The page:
will suspend production of the Chevrolet Volt extended-range electric vehicle for five weeks, beginning March 19, to manage rising inventories of the one-of-a-kind car.
“We are taking some downtime to ensure proper inventory levels,” says GM spokesman Chris Lee.
Chevy Volt production resumed Feb. 6 after a prolonged holiday shutdown.
GM sold 1,023 Volts in February, the car’s best month since delivering 1,529 units in December, WardsAuto data shows.
However, inventory closed the month at an all-time high of 6,319 units, or a 154-day supply, including vehicles in transit. GM says dealer stocks sit at 3,596 units. The typical inventory level for a vehicle is 60 days. In January, supplies of the Volt hit 222 days.
WardsAuto learns GM also is considering a longer summer shutdown, perhaps as many as four weeks, at the Volt’s Detroit-Hamtramck assembly plant.
Auto makers historically idle assembly plants for two weeks between June and July to accommodate model-year changeovers. Last summer, GM suspended Volt production for four weeks to retool for the ’12 models.
A cornerstone of the restructured auto maker’s comeback plan, the Volt did not live up to initial 2011 production estimate of 10,000 units. At its current pace, it will reach that number next month.
GM wants to build 60,000 Volts this year for the U.S., with 15,000 for foreign markets although deliveries to Europe were held up due to a U.S. safety probe. In 2011, it cranked out 14,510 units.
The auto maker intended to add a second shift at Detroit-Hamtramck last year to accommodate Volt production, but has since held back on those plans, saying changes to the car’s assembly process sped up builds. It was looking to add that shift in the second half of this year.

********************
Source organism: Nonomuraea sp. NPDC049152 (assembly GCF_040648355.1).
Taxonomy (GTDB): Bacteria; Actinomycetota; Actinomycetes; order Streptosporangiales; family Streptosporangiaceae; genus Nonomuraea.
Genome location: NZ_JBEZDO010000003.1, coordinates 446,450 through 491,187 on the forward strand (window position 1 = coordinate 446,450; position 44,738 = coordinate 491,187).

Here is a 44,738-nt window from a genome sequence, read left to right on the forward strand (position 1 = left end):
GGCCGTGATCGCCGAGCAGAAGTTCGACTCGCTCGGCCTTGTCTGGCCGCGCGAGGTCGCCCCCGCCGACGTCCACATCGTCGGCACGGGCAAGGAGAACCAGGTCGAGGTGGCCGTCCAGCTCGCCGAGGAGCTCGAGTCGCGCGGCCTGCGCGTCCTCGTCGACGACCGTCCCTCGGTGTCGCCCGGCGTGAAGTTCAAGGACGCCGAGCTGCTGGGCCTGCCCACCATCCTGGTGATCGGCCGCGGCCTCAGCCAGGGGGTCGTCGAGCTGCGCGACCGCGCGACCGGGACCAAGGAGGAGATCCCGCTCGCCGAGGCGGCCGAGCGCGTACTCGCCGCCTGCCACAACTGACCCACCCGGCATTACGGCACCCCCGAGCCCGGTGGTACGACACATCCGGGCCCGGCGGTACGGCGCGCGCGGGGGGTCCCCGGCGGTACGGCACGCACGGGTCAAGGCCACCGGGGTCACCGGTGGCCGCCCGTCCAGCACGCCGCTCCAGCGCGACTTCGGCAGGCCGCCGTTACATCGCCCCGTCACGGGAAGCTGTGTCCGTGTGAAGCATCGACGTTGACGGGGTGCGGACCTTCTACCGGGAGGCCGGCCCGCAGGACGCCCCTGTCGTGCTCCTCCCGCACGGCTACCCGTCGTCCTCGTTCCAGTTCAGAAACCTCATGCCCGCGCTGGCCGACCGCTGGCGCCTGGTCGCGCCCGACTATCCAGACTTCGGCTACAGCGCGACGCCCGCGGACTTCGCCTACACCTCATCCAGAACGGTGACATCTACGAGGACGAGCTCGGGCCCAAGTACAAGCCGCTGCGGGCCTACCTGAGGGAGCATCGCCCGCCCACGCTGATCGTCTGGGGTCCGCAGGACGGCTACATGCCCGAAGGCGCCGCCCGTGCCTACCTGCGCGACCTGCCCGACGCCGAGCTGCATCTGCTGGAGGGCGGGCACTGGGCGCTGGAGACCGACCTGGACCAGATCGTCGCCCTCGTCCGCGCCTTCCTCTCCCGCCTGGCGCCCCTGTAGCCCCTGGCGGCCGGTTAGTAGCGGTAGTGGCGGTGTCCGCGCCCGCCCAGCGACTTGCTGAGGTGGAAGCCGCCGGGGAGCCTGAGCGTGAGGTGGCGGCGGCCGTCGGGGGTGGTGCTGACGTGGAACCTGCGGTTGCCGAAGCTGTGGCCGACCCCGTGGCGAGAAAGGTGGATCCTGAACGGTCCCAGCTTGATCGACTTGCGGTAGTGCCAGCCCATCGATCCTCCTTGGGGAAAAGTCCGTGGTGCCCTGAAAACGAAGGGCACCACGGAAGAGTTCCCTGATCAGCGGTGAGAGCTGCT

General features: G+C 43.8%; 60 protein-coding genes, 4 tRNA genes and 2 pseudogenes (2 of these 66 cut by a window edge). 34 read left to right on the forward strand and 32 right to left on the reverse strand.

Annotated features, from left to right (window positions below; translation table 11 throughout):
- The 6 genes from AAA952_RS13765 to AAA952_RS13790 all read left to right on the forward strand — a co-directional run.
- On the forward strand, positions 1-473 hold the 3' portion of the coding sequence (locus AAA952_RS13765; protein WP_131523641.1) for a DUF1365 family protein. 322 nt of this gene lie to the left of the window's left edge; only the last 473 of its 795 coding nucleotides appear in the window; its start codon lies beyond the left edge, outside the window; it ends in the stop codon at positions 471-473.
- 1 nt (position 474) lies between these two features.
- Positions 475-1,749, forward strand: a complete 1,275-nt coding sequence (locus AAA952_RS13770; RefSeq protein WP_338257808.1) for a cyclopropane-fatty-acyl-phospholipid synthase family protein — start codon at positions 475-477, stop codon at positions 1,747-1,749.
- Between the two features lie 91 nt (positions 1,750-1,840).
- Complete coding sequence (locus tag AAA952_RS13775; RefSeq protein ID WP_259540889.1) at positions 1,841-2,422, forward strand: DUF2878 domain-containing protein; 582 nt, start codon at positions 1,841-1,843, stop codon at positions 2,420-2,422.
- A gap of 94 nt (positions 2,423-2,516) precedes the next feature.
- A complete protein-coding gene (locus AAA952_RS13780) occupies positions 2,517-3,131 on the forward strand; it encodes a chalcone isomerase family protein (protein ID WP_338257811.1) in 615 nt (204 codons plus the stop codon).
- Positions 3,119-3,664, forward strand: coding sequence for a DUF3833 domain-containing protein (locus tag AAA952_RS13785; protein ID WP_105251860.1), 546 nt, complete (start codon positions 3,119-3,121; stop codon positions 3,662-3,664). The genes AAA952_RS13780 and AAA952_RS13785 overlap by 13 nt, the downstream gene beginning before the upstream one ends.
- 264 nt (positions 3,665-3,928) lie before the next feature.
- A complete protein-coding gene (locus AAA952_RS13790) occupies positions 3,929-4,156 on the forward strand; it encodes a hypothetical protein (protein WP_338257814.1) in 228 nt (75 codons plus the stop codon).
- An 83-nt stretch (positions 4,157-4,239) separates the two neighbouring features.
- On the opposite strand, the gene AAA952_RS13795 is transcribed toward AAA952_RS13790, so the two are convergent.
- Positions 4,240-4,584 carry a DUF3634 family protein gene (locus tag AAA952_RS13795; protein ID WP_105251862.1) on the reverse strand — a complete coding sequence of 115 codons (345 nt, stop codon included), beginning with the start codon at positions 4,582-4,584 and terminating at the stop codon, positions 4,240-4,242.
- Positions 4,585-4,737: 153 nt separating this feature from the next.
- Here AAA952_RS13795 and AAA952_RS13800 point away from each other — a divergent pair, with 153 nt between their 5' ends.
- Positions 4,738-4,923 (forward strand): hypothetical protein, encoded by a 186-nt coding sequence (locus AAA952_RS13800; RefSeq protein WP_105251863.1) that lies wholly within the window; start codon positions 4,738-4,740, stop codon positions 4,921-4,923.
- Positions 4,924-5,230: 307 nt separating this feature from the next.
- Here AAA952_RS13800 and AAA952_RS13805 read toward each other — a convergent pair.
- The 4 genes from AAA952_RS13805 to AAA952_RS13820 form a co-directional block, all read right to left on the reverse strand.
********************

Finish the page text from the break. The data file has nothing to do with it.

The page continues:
GM had hoped the Volt would boost its post-bankruptcy image. The car has drawn positive reviews and owners steadfastly defend its ability to slash fuel consumption.
But it also has become a “political punching bag,” as GM Chairman and CEO Dan Akerson told a Congressional panel last month examining whether the National Highway Traffic Safety Admin. covered up a fire involving the Volt’s battery pack after a government crash test.
NHTSA was absolved of any shenanigans, and the Volt has been declared as safe as any vehicle on the road. Conservative critics continue to attack the vehicle as a white elephant created by the Obama Admin. and its 2009 bailout of GM.
The auto maker previously has said that inventory constraints were behind the car’s tepid sales, not its $40,000 sticker price.
GM North America President Mark Reuss said last month that the battery-fire controversy would hurt sales in the short-term. At the recent Detroit auto show, he told WardsAuto the auto maker would keep Volt production in line with demand, whatever the consequences of public opinion.
GM learned earlier this year the Volt would qualify for California’s high-occupancy vehicle lanes, allowing owners to commute more quickly around the state’s traffic congestion when traveling alone.
HOV access helped propel popularity of thePrius, a primary competitor of the Volt, in its early days. The Prius now ranks as one of the best-selling cars in the U.S. and has made Toyota the greenest auto maker in the public’s eye.
The Volt can travel up to 50 miles (81 km) on electric power before an internal-combustion engine takes over to give it a full range of about 320 miles (515 km) before it must be recharged or refueled.